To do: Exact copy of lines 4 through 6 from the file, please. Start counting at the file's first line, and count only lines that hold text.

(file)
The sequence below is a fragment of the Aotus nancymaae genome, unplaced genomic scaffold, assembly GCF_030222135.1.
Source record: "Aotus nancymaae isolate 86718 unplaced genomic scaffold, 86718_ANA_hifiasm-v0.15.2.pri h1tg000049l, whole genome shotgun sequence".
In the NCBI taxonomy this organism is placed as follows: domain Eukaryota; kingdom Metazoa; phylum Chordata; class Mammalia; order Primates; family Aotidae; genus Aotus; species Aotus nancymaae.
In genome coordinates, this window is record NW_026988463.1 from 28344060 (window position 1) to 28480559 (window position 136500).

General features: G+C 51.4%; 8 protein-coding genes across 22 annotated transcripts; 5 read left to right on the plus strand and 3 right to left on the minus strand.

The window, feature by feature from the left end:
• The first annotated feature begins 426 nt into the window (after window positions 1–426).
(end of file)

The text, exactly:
In genome coordinates, this window is record NW_026988463.1 from 28344060 (window position 1) to 28480559 (window position 136500).

General features: G+C 51.4%; 8 protein-coding genes across 22 annotated transcripts; 5 read left to right on the plus strand and 3 right to left on the minus strand.

The window, feature by feature from the left end: